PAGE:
The line boss whistled for our attention. Lean and weathered; attired in frayed slacks, dirty T-shirt, muddy work boots and tattered gimme cap, he gave us the drill: Grab the tassel, pull it out of the stalk and drop it to the ground. Simple, easy.
A healthy plant can be 10′ feet tall (“knee high by the 4th of July” is a sorry crop). Each detasseler stands in an open metal cage suspended by a boom arm on a highboy tractor driven by the crew chief. As the tractor moves forward, the tassel atop each plant passes by at waist height. The boss stressed that it is essential we pull each and every tassel. If we miss one, we must immediately yell to the crew chief who needs to back up – in a straight line to avoid damaging the plants – so the tassel can be pulled.
I was dressed as I always was (as we all were) in the summer – shorts and T-shirt. I wanted to wear my Jesus boots (aka sandals), but Mom insisted I wear socks and shoes. Something about tromping around in the fields would ruin my sandals. No need for sunscreen as all of us were already baked brown having laid down our base tans by getting blister burned by early June. No one wore a hat. No one brought a bottle of water or gloves, jacket, safety glasses, etc.
The line boss said us city boys might find it difficult. Fat chance, hayseed! I thought. I can handle it. I get good grades. I know what hard work is. We all do. We all can handle it. How hard could it be? We have all day, all week, all month. Sooner or later, we’ll get it all done.
We climbed into the cages and waited, eager to get started. Steve mounted the seat in the highboy, orienting himself to the controls, assuring the line boss that he felt confident and comfortable. He had never driven a tractor before.
Above the corn, I could see for miles. No crews in any direction. Just a verdant ocean of corn. Tassels ad infinitum awaiting my full concentration. No diversions. No distractions. No thinking. Just grab, pull, drop. Hours upon hours sailing across an emerald sea with rhythmic motion to calm my restless hands and pacify the teenage chaos raging inside my head.
Detasseling is a critical link in the chain of food production connecting the fertile soil of the Midwest to hungry people in barren regions of the planet. Genetically modified food gets a bad rap (especially deserved with tomatoes), but hybridization has created corn with higher yields, better disease resistance and stronger drought tolerance. Since its origins in the early 1900s, the process has produced enough abundance to feed millions of people who otherwise would have starved. Today, nearly all of the 90 million acres of corn planted each year in the United States is genetically modified.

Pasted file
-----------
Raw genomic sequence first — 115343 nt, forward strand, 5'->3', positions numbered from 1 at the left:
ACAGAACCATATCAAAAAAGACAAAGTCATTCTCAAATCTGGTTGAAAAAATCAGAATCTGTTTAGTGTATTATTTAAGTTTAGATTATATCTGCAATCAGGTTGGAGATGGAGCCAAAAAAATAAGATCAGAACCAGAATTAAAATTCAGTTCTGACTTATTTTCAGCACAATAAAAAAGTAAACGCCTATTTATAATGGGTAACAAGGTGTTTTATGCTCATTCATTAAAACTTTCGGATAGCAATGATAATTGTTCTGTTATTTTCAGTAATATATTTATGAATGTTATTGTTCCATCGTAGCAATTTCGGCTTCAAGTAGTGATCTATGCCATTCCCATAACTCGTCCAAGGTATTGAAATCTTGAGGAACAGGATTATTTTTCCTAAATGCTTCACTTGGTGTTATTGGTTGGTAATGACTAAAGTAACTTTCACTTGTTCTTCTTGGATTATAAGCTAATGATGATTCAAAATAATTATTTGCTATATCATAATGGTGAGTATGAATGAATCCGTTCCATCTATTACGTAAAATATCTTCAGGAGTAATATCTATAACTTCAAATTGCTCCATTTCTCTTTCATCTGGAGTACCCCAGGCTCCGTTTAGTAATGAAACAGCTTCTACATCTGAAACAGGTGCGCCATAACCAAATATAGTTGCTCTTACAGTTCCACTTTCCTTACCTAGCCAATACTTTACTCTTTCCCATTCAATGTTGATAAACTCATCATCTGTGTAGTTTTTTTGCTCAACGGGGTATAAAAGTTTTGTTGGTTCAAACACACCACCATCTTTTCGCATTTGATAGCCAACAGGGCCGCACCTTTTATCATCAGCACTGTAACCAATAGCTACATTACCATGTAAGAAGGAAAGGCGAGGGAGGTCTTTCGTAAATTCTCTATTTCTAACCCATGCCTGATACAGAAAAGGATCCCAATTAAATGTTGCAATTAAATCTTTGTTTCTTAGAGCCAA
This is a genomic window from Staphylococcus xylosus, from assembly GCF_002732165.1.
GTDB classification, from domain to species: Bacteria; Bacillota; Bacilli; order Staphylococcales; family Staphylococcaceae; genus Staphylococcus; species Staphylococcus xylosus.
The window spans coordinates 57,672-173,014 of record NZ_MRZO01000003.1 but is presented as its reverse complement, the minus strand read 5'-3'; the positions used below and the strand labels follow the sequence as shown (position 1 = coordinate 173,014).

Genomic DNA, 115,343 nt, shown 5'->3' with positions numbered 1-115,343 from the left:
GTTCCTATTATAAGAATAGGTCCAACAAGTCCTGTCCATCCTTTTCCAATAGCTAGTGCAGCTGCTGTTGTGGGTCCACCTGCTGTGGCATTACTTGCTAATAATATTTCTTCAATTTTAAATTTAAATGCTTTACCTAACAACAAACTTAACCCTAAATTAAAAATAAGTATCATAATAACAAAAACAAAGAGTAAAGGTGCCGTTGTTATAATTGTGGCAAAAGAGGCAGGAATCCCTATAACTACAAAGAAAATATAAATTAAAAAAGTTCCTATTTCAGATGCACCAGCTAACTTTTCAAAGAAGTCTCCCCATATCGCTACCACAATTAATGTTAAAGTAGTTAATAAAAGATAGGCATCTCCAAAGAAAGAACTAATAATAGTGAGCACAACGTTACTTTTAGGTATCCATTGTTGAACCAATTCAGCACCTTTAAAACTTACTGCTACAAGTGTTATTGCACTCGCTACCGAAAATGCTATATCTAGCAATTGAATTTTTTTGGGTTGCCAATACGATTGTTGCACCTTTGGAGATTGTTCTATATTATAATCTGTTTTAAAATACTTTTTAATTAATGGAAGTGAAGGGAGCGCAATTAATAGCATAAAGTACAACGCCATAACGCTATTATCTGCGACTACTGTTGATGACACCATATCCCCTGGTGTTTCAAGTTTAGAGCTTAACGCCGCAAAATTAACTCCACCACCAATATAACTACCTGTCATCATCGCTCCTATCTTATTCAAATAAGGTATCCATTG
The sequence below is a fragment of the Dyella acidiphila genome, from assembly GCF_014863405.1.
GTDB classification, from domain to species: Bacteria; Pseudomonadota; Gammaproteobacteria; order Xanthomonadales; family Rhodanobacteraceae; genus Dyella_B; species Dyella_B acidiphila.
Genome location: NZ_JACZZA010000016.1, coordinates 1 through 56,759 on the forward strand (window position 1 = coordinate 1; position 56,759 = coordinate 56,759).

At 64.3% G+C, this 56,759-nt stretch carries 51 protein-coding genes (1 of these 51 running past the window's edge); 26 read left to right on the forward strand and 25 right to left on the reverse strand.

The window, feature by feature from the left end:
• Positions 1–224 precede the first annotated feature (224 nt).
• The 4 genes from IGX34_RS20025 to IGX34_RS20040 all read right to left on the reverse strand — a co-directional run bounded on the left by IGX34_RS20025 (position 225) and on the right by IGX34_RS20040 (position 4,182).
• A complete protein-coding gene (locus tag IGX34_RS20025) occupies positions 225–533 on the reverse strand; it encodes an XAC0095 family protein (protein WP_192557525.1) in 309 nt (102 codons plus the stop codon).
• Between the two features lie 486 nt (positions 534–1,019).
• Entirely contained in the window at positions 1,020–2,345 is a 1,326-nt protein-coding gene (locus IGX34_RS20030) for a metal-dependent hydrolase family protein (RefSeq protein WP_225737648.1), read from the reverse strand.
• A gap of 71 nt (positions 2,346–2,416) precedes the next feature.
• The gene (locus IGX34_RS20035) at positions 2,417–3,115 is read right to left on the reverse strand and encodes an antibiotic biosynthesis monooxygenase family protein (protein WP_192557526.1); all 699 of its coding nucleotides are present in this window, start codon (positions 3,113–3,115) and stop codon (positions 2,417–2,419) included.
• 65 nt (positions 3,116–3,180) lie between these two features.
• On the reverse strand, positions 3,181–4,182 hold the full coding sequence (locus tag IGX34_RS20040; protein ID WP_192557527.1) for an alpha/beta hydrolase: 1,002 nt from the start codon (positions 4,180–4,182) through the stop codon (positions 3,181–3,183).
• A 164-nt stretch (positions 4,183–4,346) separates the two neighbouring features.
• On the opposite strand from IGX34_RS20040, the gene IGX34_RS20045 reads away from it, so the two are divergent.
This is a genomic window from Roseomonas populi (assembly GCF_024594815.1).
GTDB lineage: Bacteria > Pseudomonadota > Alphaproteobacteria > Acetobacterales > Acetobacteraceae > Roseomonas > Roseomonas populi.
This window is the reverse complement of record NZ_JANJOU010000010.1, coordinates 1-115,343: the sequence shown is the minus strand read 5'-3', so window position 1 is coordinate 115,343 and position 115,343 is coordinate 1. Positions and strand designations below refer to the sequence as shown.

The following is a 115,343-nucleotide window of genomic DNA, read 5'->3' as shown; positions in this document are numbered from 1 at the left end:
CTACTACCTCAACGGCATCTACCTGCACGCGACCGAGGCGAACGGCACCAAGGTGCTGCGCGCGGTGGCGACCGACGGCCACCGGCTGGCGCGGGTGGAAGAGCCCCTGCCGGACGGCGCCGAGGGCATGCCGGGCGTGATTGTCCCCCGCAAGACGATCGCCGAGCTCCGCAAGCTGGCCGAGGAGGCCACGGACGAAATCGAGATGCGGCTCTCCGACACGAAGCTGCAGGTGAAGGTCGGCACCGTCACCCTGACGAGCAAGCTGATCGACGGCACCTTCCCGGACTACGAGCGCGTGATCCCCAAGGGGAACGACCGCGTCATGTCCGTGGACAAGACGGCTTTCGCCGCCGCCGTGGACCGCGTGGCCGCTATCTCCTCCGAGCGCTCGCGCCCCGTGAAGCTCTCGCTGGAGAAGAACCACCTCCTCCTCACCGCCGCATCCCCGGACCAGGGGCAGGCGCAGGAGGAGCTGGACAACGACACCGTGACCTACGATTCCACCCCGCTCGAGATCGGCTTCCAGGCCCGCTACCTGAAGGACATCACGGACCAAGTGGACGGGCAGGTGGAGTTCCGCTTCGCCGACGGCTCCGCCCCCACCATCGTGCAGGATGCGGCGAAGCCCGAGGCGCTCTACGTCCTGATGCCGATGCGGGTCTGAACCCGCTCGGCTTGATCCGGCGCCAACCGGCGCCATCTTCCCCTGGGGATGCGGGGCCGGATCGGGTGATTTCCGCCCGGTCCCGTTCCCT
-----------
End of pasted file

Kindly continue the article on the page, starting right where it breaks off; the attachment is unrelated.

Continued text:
Hybrid seed companies plant fields of experimental seeds modified for specific characteristics, growing the corn each year to determine how the seed will perform. A single tassel can contain millions of grains of pollen which, even in a slight breeze, can fertilize plants a half mile away, ruining an entire field. Removing the tassel eliminates unwanted random cross-breeding. For decades, nearly all corn was detasseled by hand. Precision machines introduced in the last few years now detassel 80% of the corn. The other 20% is still done by people – mostly kids.
Detasseling begins around early July and lasts until mid August. May and June are too early. September and October are too late. Detasselers work rain or shine.
Steve jerked the tractor into gear, wrestling to keep it under control as he gave it gas.
The line boss neglected to mention and we didn’t fully realize that the tassels would come to us as fast as Steve drove. The natural athletes on the crew adapted rapidly. Those without strength, quickness, timing, spatial awareness, fine motor skills or hand-eye coordination – me – didn’t. Like Lucy in the candy factory, I lurched into panic of perpetual motion. No time to rest. A tassel swept by. No time to wait. I blindly grabbed, pulled and dropped. No time to pause. The next one appeared. The speed forced me to twist and stretch to my right to complete the pull then instantly pivot back to my left for the next one. Again and again and again. Steve’s erratic driving bumped the plants, sending the tassels swaying. The cage wobbled and bobbed. Precise repetitive motion was impossible. I fumbled and bumbled, trying to reach forward in anticipation and match the momentum of the tractor.